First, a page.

Darkest Before The Dawn
By nature, I’m an optimist. I’m realistic, but if ever possible I look to see any silver linings, any positive potential in situations I’m affected by or involved in.
Even for me, I can only describe the last few months as truly challenging. At times, heart-wrenching.
Since I was elected for the Board of Directors at Northeast Shores, I was privileged to get to know people I’ve seen around more deeply than before. I could see their effort and devotion and care for Collinwood up-close. While I (and no one I’ve talked with) have ever questioned the passion and dedication of staff or board members current or former, getting to see it with my own eyes on a level I hadn’t previously been fortunate to warmed my heart and made me more confident than ever in our future together, as a neighborhood. I have friends for life thanks to Northeast Shores and my Collinwood, ones I am fortunate to have ever met.
And that reality was what made the recent decisions to change Northeast Shores’ staff so difficult for me, and all involved. No one affected were ineffective, uncaring people. Everyone on all sides of the recent changes care about Collinwood and I wouldn’t have stepped forward to join our Board otherwise.
The hard reality is that Northeast Shores was in an incredibly tight financial situation. This reality isn’t the fault of any one person, and hopefully no one thinks that we believe that the staffing changes reflect those people’s responsibility in our situation. The organization had to eliminate two staff positions: Community Engagement Manager and Commercial Projects Manager. In a better circumstance, we would all still be working together, in the same capacity we were before, towards a better neighborhood. Unfortunately, the situation didn’t allow for any option other than the ones chosen.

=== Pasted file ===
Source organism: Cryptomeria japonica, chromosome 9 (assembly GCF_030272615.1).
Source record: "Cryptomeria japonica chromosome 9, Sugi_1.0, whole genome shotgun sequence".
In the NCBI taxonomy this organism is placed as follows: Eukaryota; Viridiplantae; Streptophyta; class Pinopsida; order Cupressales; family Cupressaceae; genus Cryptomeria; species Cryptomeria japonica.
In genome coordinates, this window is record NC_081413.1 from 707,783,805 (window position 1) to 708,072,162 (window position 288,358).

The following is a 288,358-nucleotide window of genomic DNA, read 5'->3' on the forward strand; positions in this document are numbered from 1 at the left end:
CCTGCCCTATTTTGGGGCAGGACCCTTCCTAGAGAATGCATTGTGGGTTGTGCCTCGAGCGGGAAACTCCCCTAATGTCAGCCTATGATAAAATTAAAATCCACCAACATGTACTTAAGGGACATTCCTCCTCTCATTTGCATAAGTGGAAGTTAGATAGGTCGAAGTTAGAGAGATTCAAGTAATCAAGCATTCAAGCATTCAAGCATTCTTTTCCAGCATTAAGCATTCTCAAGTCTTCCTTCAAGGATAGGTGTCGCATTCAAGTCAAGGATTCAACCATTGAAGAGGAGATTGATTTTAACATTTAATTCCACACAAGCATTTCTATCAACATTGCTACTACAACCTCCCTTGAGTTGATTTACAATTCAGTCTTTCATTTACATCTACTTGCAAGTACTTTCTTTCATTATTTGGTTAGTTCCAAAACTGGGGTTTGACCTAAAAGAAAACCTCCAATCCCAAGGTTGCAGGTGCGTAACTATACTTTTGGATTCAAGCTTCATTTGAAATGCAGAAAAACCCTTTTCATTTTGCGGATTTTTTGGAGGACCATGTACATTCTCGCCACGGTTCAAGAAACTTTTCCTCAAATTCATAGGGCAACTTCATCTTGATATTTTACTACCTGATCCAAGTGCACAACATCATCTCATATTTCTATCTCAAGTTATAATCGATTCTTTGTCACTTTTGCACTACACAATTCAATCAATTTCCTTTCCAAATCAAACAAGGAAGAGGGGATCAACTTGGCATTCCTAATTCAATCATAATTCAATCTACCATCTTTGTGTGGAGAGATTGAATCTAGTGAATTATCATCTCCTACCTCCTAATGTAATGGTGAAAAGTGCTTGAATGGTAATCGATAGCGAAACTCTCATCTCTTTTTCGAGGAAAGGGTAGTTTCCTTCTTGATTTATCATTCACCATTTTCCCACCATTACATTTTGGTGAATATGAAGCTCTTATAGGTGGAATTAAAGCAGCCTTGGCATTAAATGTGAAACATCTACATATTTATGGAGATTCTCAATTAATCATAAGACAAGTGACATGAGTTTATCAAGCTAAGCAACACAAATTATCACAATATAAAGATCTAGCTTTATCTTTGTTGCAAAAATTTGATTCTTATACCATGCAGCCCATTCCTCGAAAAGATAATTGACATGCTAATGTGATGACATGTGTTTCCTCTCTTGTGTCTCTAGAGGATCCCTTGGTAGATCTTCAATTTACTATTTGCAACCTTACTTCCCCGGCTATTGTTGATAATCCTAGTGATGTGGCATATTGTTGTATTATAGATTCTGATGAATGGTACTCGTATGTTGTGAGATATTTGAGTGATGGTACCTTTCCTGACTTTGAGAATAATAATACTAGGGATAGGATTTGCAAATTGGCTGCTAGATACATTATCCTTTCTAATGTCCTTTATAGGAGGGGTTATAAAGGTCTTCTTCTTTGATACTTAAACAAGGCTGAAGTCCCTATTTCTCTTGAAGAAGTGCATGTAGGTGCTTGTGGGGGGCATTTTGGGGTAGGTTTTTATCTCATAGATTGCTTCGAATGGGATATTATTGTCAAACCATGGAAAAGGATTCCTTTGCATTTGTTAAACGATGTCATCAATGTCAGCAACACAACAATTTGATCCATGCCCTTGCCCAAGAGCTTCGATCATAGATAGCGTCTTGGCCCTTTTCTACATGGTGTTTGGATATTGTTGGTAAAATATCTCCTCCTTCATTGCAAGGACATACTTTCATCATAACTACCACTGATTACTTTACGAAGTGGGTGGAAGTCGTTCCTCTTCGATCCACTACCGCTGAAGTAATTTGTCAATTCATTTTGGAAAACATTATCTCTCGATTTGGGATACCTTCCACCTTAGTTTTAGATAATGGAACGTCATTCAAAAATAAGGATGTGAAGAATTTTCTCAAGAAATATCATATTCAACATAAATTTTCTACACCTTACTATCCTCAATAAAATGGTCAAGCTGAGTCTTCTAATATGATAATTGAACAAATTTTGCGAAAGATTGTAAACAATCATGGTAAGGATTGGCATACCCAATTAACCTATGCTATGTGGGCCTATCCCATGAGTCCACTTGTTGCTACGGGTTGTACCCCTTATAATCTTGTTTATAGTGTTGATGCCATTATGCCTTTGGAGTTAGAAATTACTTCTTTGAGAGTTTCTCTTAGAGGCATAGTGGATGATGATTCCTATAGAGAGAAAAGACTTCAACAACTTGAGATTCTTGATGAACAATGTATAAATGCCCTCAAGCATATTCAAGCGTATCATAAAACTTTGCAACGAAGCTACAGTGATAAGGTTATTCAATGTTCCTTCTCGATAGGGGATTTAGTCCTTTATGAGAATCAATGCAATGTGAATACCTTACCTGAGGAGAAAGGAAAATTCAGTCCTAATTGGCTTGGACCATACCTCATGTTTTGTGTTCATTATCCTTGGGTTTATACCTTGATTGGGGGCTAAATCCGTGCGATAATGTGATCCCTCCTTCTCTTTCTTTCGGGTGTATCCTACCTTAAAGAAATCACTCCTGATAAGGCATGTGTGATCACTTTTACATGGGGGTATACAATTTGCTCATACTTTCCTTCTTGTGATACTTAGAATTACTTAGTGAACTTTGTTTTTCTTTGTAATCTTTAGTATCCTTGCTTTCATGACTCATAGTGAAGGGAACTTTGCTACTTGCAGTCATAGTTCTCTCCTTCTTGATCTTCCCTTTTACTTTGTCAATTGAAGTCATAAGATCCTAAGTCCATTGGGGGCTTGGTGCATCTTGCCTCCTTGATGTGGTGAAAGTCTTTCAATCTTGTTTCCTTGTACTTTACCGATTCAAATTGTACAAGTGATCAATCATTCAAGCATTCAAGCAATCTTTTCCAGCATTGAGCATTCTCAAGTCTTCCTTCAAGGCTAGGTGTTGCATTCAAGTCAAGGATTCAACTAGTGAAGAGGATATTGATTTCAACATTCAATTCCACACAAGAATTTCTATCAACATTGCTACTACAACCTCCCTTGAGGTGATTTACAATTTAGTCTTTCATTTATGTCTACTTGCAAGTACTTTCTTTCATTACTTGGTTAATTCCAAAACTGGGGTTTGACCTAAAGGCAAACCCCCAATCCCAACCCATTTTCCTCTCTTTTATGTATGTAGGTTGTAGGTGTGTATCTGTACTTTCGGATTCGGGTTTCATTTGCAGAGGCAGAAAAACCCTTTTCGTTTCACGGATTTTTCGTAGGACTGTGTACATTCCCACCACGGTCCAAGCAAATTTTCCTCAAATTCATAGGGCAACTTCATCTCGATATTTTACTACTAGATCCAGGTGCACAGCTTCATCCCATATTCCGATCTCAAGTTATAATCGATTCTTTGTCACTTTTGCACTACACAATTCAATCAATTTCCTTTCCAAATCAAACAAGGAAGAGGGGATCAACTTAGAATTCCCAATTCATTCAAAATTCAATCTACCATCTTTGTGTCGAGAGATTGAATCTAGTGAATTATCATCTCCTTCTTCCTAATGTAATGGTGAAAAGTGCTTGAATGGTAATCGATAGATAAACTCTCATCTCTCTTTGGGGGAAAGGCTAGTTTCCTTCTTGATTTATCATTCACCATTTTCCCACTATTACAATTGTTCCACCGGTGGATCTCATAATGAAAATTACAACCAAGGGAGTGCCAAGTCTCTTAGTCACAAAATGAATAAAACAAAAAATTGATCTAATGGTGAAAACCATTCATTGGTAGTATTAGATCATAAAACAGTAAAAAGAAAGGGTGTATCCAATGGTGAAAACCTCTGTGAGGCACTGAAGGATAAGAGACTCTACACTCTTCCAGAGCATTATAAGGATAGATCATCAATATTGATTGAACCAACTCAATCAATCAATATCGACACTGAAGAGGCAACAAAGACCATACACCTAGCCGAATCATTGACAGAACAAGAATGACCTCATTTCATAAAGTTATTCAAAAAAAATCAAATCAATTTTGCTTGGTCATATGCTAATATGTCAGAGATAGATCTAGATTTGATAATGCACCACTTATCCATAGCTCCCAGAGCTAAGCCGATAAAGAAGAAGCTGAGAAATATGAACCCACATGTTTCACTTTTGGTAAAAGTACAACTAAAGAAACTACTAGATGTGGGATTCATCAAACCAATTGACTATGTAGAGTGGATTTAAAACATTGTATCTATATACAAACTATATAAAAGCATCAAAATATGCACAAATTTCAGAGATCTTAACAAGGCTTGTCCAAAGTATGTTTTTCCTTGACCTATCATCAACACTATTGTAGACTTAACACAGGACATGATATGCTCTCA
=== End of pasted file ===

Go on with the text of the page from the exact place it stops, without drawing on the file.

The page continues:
The current staff, Executive Director, and the Executive Committee have been working to get the best information and options possible from community partners so that Northeast Shores could continue its work in the community. Our goal is clear: serving Collinwood, working with the residents and merchants, and improving our abilities to do so. In working to this goal we had to make some of the hardest decisions as an organization I’ve ever been in. In having the resolve to make them, I gained a profound respect for everyone tasked with such a heavy burden.
While the financial situation was incredibly tight, and the decisions made almost unbearably difficult, I do believe there is great hope for our neighborhood now that the worst of it is over. We have amazing merchants on East 185th, Waterloo, and in other growing areas on both sides of I-90. We have community stalwarts at Salvation Army and our Libraries. We have education partners dedicated to preparing our youth.
Very soon we will have a renovated LaSalle Theatre Complex to join the growth on East 185th. More merchants are investing here. East 152nd will be repaired, making areas south of the freeway more accessible and, if I have any say, more involved in our progress. The Waterloo Arts Fest will be the best yet.
The coming months will require all hands on deck at Northeast Shores, and because our staff and board are ready, I’m optimistic. Because our neighborhood has faced challenges and come out better on the other side, I’m optimistic.
I want us to keep this in mind as we move forward together.
Also, keep contact with everyone who has helped get us to where we are. Collinwood feels like family, and even in difficult times we stick together. I don’t see any reason that should change now.
Pub. Note: Long time beloved staff members John Boksansky and Julia Dibaggio were laid off Wednesday, May 31st.
Robert Gatewood Board Member of Northeast Shores
Resident of neighborhood since 1956. Worked on East 185th street since 1970.